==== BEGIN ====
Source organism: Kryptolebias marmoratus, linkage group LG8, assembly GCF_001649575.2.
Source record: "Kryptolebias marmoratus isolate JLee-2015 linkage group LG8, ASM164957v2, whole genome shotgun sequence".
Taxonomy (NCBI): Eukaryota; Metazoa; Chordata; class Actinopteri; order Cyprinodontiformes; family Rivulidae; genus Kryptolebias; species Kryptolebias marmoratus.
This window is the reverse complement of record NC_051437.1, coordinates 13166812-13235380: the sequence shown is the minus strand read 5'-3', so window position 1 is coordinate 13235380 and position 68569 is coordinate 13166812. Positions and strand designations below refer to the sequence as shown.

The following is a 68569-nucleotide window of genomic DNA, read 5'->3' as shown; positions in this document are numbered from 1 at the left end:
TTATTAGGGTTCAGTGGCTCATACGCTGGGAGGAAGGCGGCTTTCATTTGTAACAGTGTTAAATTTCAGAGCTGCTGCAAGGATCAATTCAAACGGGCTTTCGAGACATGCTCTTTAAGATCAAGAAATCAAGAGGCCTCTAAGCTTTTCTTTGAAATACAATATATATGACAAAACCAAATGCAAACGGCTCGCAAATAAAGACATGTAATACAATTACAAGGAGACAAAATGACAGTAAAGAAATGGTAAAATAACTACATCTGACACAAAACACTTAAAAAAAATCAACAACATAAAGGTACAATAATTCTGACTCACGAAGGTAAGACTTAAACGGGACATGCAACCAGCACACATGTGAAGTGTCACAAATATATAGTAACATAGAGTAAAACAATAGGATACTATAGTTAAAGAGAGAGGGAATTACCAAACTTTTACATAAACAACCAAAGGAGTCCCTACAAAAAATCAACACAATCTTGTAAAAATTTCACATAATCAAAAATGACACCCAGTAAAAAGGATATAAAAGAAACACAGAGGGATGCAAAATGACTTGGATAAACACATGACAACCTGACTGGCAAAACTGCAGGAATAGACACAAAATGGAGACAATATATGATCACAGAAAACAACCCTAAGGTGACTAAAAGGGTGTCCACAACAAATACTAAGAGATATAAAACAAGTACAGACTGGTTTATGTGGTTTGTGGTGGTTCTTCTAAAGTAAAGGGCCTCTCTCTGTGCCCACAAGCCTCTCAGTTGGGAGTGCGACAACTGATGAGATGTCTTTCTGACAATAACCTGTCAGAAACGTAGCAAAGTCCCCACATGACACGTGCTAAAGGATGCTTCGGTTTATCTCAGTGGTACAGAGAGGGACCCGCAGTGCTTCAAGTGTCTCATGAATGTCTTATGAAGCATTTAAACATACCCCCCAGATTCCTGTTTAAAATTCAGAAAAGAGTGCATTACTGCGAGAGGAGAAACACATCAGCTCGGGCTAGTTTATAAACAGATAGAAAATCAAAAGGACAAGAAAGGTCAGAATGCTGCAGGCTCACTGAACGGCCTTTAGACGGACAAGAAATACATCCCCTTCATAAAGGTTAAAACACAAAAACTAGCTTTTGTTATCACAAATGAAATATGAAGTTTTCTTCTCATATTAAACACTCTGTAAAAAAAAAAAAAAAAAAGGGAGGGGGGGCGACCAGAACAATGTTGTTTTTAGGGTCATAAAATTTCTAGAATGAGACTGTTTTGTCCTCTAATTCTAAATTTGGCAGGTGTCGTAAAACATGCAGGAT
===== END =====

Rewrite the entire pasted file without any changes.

Source organism: Kryptolebias marmoratus, linkage group LG8, assembly GCF_001649575.2.
Source record: "Kryptolebias marmoratus isolate JLee-2015 linkage group LG8, ASM164957v2, whole genome shotgun sequence".
Taxonomy (NCBI): Eukaryota; Metazoa; Chordata; class Actinopteri; order Cyprinodontiformes; family Rivulidae; genus Kryptolebias; species Kryptolebias marmoratus.
This window is the reverse complement of record NC_051437.1, coordinates 13166812-13235380: the sequence shown is the minus strand read 5'-3', so window position 1 is coordinate 13235380 and position 68569 is coordinate 13166812. Positions and strand designations below refer to the sequence as shown.

The following is a 68569-nucleotide window of genomic DNA, read 5'->3' as shown; positions in this document are numbered from 1 at the left end:
TTATTAGGGTTCAGTGGCTCATACGCTGGGAGGAAGGCGGCTTTCATTTGTAACAGTGTTAAATTTCAGAGCTGCTGCAAGGATCAATTCAAACGGGCTTTCGAGACATGCTCTTTAAGATCAAGAAATCAAGAGGCCTCTAAGCTTTTCTTTGAAATACAATATATATGACAAAACCAAATGCAAACGGCTCGCAAATAAAGACATGTAATACAATTACAAGGAGACAAAATGACAGTAAAGAAATGGTAAAATAACTACATCTGACACAAAACACTTAAAAAAAATCAACAACATAAAGGTACAATAATTCTGACTCACGAAGGTAAGACTTAAACGGGACATGCAACCAGCACACATGTGAAGTGTCACAAATATATAGTAACATAGAGTAAAACAATAGGATACTATAGTTAAAGAGAGAGGGAATTACCAAACTTTTACATAAACAACCAAAGGAGTCCCTACAAAAAATCAACACAATCTTGTAAAAATTTCACATAATCAAAAATGACACCCAGTAAAAAGGATATAAAAGAAACACAGAGGGATGCAAAATGACTTGGATAAACACATGACAACCTGACTGGCAAAACTGCAGGAATAGACACAAAATGGAGACAATATATGATCACAGAAAACAACCCTAAGGTGACTAAAAGGGTGTCCACAACAAATACTAAGAGATATAAAACAAGTACAGACTGGTTTATGTGGTTTGTGGTGGTTCTTCTAAAGTAAAGGGCCTCTCTCTGTGCCCACAAGCCTCTCAGTTGGGAGTGCGACAACTGATGAGATGTCTTTCTGACAATAACCTGTCAGAAACGTAGCAAAGTCCCCACATGACACGTGCTAAAGGATGCTTCGGTTTATCTCAGTGGTACAGAGAGGGACCCGCAGTGCTTCAAGTGTCTCATGAATGTCTTATGAAGCATTTAAACATACCCCCCAGATTCCTGTTTAAAATTCAGAAAAGAGTGCATTACTGCGAGAGGAGAAACACATCAGCTCGGGCTAGTTTATAAACAGATAGAAAATCAAAAGGACAAGAAAGGTCAGAATGCTGCAGGCTCACTGAACGGCCTTTAGACGGACAAGAAATACATCCCCTTCATAAAGGTTAAAACACAAAAACTAGCTTTTGTTATCACAAATGAAATATGAAGTTTTCTTCTCATATTAAACACTCTGTAAAAAAAAAAAAAAAAAAGGGAGGGGGGGCGACCAGAACAATGTTGTTTTTAGGGTCATAAAATTTCTAGAATGAGACTGTTTTGTCCTCTAATTCTAAATTTGGCAGGTGTCGTAAAACATGCAGGAT